Shortly thereafter a friend outright asked me, ‘as a survivor’ what my advice would be to people who care and want to do something to ‘make a difference’ against systemic abuse. (wherein calling social services could make it even worse, etc.). And I looked my friend in the eye and said with utter belief in my heart that this is truly all it would take to make a difference, “The smallest of things — simply a kind word. Love. Encouragements. Even in the removed role of a neighbor, and especially in the role of teacher or close relative, would be enough to make a real difference for that child’s eventual recovery later in life. Because I didn’t have that from anyone at all in childhood, there wasn’t a single teacher, neighbor or distant relative, who looked out for me, who even seemed to CARE for me. And knowing that I lacked even that — has made my past nearly impossible to heal from.”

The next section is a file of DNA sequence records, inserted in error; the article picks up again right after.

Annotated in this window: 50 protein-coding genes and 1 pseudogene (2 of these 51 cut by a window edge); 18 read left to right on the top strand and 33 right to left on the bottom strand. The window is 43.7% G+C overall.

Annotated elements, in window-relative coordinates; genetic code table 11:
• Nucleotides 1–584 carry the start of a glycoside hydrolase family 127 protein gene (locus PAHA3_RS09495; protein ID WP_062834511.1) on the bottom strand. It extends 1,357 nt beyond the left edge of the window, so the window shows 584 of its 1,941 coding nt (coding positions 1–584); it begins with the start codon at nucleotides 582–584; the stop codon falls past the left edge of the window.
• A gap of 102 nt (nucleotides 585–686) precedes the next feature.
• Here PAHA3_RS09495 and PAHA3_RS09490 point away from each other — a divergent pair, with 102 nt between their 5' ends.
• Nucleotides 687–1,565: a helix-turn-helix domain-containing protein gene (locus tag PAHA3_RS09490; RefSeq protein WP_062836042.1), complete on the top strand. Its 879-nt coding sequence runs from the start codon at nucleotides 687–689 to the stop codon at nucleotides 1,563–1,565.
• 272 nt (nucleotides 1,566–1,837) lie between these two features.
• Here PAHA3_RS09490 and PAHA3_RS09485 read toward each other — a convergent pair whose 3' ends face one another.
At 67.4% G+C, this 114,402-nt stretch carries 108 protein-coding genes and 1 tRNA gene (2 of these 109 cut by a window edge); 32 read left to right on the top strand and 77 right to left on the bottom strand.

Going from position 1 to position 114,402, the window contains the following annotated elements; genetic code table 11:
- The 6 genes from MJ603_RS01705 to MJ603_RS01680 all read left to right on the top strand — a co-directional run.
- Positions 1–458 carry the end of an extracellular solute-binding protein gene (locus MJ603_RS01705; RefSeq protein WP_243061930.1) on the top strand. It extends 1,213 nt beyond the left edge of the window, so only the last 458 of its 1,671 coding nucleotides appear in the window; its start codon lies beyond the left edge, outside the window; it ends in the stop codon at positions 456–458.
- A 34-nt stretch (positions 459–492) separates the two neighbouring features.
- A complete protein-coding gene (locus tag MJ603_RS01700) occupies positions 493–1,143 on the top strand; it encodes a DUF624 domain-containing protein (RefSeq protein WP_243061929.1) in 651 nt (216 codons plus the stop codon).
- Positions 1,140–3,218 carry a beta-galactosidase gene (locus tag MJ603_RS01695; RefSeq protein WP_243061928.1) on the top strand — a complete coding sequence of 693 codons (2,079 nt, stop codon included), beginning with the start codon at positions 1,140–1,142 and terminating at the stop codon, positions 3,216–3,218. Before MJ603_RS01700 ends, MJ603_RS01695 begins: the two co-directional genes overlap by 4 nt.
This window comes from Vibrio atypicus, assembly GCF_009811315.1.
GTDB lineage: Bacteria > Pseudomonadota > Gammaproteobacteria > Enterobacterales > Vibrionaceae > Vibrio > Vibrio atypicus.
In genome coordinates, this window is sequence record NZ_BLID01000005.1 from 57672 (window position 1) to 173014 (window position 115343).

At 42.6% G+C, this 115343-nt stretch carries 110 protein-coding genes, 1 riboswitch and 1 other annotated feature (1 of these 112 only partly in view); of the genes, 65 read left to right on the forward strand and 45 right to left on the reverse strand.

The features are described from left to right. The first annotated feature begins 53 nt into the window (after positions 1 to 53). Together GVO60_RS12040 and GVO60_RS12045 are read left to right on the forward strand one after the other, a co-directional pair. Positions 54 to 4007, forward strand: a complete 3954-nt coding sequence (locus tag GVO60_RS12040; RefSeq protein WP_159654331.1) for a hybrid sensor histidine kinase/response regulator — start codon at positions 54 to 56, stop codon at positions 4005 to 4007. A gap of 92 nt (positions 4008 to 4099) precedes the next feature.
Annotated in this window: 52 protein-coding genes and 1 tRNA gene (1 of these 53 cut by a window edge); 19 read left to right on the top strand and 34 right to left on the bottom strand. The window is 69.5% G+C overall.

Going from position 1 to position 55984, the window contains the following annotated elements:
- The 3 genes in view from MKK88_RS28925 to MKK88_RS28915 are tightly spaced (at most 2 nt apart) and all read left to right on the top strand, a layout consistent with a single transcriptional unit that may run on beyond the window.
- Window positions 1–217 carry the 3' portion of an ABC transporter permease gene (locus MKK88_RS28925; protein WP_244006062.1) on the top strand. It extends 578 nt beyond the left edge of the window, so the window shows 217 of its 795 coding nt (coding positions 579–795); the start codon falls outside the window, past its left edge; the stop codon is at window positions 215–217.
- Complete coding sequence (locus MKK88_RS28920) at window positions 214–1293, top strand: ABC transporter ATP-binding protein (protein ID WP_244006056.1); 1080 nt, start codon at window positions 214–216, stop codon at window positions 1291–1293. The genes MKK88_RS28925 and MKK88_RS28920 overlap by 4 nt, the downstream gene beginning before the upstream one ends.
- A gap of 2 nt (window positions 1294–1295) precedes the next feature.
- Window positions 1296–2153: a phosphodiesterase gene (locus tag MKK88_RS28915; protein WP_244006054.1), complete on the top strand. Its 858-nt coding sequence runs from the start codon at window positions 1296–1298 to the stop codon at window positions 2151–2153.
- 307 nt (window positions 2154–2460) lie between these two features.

So I think I (somewhat?) feel your pain on this one. It isn’t easy. In my case it has motivated me to look out for others and give love whenever I can. Knowing that even the smallest gesture CAN make a difference later on when their childhood is looked back on they might know they had some worth in someone’s eyes.

    Regarding those ridiculous ‘non-compliments’ you received. Ugh. It’s so wrong. Ditto what was said above in last comment: you are BRILLIANT. PERIOD. Your experiences somewhat reminded me of a common expression that also gets on my nerves: ‘she looks really good… for her age.’ (another non-compliment). Can’t a person just ‘look good’ in general? Why add such caveats?